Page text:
, as far as you can transport supplies.’
replied on the 12th: ‘I have no fears that Beauregard
can do me any harm now, and if he attempts to follow you, I will follow him as far as possible.
If he does not follow you, I will then thoroughly organize my troops, and I believe, shall have men enough to ruin him, unless he gets out of my way very rapidly.’
The wires were cut that night, and no further communication was sent or received by Sherman
before his army moved.
As he rode towards Atlanta
, the last railroad trains were going to the rear with furious speed; the engineers waved him adieu, and turning his back on Thomas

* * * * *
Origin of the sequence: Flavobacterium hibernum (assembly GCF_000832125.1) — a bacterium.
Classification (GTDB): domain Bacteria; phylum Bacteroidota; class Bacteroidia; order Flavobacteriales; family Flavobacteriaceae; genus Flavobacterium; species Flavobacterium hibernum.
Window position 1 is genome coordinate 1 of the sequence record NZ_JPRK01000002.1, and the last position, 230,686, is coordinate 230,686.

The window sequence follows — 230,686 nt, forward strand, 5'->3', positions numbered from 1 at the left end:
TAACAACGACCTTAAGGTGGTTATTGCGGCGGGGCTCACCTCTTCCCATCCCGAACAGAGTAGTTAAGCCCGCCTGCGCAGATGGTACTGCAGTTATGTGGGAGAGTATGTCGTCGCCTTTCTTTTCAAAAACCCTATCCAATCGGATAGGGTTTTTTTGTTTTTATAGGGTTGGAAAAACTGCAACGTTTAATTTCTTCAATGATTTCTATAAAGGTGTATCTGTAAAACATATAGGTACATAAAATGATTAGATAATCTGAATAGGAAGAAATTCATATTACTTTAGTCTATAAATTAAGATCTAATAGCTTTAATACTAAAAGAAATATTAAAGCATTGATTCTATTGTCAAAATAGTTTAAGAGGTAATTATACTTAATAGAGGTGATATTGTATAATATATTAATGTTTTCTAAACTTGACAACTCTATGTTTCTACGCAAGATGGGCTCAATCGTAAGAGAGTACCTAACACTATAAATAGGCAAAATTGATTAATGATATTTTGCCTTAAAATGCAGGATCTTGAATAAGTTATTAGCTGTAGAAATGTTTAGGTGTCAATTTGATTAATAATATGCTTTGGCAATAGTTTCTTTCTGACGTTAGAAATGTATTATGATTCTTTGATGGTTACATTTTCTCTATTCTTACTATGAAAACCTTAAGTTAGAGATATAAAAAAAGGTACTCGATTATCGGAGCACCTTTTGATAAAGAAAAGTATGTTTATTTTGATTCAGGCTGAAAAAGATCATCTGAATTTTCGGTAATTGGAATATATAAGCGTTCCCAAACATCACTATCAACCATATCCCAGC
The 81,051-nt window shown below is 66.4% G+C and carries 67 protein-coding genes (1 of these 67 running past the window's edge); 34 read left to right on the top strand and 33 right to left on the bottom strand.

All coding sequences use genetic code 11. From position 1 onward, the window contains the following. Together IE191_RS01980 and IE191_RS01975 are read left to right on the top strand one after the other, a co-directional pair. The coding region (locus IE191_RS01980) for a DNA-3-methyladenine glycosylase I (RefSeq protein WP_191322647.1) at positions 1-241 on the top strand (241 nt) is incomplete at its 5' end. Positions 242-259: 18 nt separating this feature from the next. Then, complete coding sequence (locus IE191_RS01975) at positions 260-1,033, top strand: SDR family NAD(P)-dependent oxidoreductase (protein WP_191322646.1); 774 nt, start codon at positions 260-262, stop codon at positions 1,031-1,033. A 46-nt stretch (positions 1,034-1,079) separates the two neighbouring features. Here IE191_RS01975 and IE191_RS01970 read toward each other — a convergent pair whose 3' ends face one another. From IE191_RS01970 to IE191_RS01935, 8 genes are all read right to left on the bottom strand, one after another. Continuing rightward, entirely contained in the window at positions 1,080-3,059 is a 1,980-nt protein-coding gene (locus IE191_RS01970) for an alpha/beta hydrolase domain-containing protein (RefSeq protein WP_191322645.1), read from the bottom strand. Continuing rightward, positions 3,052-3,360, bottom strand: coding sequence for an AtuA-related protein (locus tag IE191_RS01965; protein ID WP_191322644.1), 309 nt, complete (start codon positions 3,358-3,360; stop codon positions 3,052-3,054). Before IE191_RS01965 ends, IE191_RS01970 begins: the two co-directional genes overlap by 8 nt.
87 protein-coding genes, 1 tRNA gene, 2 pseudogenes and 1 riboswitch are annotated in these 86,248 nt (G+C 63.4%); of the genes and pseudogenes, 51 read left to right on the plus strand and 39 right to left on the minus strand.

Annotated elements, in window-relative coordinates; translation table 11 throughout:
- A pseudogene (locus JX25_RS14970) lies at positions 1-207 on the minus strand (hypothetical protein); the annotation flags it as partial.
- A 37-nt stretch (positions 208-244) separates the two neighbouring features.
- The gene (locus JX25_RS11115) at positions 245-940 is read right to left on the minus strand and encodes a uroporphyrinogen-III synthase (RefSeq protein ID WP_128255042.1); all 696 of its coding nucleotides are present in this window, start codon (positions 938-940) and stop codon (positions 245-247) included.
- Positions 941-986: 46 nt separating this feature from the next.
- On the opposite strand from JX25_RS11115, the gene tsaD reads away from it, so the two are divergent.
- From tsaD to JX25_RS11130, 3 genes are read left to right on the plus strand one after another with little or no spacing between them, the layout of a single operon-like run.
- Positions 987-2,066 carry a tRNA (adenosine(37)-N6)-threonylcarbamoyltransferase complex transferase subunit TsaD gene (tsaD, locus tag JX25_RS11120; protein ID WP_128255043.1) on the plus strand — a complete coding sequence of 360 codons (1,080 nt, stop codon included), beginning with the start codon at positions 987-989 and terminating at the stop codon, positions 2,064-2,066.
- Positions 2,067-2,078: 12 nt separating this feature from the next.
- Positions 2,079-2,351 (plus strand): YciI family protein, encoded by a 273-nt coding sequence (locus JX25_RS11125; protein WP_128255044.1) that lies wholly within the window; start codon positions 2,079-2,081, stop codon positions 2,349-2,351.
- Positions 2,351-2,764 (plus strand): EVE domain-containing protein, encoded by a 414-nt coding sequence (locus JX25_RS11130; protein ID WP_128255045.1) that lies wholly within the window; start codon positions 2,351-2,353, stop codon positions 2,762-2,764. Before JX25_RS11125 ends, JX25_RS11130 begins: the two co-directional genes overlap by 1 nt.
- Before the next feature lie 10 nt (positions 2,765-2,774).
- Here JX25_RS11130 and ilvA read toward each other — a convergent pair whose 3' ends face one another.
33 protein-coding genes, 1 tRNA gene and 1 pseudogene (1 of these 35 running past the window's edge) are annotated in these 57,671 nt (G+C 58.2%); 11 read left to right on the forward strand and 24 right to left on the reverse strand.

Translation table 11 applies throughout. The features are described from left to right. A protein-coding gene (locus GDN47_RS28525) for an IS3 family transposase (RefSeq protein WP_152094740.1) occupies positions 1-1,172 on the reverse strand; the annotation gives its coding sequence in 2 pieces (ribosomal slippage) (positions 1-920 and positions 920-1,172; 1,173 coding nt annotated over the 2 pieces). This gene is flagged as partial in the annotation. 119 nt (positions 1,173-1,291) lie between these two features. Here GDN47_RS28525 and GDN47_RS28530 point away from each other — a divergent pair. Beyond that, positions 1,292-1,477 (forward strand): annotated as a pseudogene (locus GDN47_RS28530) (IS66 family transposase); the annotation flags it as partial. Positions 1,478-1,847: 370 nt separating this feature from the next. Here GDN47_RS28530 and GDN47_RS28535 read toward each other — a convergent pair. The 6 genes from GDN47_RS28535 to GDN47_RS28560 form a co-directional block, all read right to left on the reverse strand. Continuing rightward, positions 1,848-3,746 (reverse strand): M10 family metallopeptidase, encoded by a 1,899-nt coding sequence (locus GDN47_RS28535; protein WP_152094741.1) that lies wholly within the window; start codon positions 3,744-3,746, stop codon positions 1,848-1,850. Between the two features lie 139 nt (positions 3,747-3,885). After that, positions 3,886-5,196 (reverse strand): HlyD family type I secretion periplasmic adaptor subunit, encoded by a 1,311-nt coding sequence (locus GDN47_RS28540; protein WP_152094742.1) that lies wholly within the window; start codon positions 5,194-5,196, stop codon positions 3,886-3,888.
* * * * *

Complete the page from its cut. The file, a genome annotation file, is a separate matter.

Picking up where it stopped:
set out on his march to the sea.
The military situation at once entirely changed.
The two armies which had been contending for half a year were now marching in diametrically opposite directions, Sherman
south-east and Hood
northwest; while, as soon as Sherman
started from Kingston
became anxious not to capture the rebel capital, and not to drive Lee
out of Petersburg
On the 13th of November, he said to Stanton
: ‘I would not, if I could, just now, do anything to force the enemy out of Richmond
It would liberate too much of a force to oppose Sherman
His whole effort at this juncture was to protect and aid the Western
armies; to make a clear path for Sherman
, to intercept reinforcements for Hood
, and to concentrate whatever force it was possible to give to Thomas
, on whom the brunt of the next fighting was certain to fall.
The rebel government was known to be urging